Treyarnon Bay, Cornwall – Haiku Sequence

Small mussels in May

Cluster the dark granite rocks

Blue, black: day’s end light.

 

In pools, seaweed clings ;

Acid green Ostrich Feathers

Hidden by high tide.

 

Foamy waves crash, shhh!

Rip tides form along the rocks

Swirling and turning.

 

Tides run out to blue     

Pebbles roll on the beach like    

Fish flounding, gasping.

 

Sand sinks to the thigh,

A sandal lost in a pool,

A scream and laughter.

 

Rocks hewn by the sea

Veins, straight lines ascend, marbled,

Drawn by nature’s rule.

 

Black, grey, brown, orange:

The colour of minerals;

Rocks, richly endowed.

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Victor Hugo’s Les Miserables: Adapting a classic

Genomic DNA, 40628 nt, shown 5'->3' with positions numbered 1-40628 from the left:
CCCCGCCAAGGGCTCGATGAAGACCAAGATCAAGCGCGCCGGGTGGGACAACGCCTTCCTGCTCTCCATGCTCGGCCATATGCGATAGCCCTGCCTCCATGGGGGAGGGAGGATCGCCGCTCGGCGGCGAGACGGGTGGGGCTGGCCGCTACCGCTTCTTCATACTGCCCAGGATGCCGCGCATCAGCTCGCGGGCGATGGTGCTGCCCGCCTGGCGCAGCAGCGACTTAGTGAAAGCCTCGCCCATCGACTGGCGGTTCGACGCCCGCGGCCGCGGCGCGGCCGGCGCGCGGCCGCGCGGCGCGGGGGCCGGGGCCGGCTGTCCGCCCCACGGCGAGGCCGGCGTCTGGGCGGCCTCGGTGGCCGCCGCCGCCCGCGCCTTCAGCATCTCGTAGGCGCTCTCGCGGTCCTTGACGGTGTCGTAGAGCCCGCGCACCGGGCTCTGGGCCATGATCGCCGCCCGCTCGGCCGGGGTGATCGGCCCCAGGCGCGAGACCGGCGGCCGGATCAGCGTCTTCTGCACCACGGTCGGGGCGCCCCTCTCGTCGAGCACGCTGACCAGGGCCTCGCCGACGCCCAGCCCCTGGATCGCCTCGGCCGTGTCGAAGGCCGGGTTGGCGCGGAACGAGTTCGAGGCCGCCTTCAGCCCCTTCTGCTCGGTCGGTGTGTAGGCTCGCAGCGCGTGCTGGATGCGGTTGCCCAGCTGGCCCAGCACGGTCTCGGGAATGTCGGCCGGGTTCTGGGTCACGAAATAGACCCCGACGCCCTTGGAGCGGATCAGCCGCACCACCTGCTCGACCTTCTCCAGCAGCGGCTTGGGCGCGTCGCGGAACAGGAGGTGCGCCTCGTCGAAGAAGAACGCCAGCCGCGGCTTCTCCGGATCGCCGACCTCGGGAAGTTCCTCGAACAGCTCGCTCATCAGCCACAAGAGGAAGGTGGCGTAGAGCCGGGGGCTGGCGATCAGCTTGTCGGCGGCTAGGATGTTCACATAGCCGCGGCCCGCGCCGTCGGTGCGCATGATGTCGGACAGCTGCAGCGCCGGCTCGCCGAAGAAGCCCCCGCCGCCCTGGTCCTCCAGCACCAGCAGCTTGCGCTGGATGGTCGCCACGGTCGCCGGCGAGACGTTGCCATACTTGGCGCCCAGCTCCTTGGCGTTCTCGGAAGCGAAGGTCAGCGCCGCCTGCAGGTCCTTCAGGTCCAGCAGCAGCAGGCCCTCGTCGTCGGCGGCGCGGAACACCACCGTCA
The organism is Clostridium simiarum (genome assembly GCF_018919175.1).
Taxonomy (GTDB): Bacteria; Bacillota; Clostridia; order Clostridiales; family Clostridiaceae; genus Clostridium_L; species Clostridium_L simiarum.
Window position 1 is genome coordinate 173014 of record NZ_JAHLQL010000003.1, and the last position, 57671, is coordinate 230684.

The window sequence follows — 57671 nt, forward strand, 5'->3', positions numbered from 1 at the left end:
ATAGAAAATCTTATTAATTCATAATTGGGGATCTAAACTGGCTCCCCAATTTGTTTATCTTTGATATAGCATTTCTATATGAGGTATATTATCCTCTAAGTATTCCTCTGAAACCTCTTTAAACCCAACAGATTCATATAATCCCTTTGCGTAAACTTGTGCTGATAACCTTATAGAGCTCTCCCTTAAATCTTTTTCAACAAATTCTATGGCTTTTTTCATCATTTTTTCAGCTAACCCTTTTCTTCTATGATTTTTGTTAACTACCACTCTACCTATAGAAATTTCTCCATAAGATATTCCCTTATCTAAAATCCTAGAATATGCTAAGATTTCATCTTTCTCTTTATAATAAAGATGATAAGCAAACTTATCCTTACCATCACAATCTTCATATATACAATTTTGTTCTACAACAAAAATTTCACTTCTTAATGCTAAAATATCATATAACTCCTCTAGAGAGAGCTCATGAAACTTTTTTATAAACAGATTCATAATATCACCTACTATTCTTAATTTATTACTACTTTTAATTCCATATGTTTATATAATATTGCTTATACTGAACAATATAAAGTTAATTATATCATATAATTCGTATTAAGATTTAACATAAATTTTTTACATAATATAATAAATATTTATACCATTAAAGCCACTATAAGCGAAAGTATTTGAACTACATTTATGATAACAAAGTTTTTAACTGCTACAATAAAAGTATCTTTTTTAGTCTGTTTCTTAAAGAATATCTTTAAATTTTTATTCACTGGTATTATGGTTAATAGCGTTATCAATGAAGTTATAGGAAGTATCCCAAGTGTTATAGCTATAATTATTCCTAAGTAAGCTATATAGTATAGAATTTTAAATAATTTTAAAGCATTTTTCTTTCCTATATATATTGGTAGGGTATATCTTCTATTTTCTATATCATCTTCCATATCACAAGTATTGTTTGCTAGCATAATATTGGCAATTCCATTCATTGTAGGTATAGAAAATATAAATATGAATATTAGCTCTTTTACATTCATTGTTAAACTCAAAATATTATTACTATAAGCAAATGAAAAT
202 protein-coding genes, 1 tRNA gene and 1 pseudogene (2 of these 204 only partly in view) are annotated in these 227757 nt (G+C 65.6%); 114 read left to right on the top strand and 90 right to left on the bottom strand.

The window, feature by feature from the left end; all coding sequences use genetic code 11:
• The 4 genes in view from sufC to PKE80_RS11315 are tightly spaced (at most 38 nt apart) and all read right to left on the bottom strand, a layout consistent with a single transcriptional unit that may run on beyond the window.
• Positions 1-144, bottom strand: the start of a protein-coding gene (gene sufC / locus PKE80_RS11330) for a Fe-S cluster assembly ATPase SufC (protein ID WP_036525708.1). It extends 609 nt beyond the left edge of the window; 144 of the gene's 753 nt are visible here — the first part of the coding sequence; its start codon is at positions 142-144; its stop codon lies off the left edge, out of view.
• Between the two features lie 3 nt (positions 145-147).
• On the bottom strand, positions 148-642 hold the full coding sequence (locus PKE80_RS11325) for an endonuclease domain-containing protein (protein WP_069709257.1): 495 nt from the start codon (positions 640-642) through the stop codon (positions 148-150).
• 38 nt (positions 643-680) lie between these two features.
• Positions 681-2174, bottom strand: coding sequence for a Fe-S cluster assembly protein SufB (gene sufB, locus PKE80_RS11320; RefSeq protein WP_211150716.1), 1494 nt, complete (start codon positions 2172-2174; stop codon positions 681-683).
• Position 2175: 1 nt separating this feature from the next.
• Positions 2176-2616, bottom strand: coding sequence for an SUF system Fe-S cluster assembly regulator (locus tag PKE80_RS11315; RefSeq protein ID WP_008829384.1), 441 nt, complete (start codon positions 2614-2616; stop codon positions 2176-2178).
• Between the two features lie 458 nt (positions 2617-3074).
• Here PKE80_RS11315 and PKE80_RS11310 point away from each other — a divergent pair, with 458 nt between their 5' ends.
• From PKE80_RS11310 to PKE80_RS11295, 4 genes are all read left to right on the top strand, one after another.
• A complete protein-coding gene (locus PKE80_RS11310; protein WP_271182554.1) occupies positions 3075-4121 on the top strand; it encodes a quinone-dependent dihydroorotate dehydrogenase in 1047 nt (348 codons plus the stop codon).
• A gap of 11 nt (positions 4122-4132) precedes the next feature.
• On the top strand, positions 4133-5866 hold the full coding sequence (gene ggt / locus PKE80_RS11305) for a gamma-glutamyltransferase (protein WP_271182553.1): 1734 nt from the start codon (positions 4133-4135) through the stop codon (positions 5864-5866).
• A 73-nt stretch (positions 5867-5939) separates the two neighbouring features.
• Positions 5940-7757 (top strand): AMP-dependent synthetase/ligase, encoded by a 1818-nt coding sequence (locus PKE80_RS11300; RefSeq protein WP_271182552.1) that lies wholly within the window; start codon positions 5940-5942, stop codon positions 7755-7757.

Victor Hugo’s classic Les Miserables, must surely be one of the most difficult texts to adapt for the screen, not least for its length, but also to the depth of contextualisation within its narrative.  For it is more than just a story about grace and law, but a whole history and cultural study of post-Napoleonic France up to the June rebellion of 1832.  Hugo’s digressions take up more than half of the book.  His digressions range from a study of the battle of Waterloo, the architecture and rebuilding of Paris to a history of the networks of sewers beneath the streets of Paris.  The digressions may not seemingly move the plot forward, but that is not to say that they are superfluous.  The digressions act as a context to the story of Jean Valjean and Inspector Javert and the multigenerational tensions between the idealistic and progressive Marius and his friends at the ABC Club and his royalist reactionary grandfather.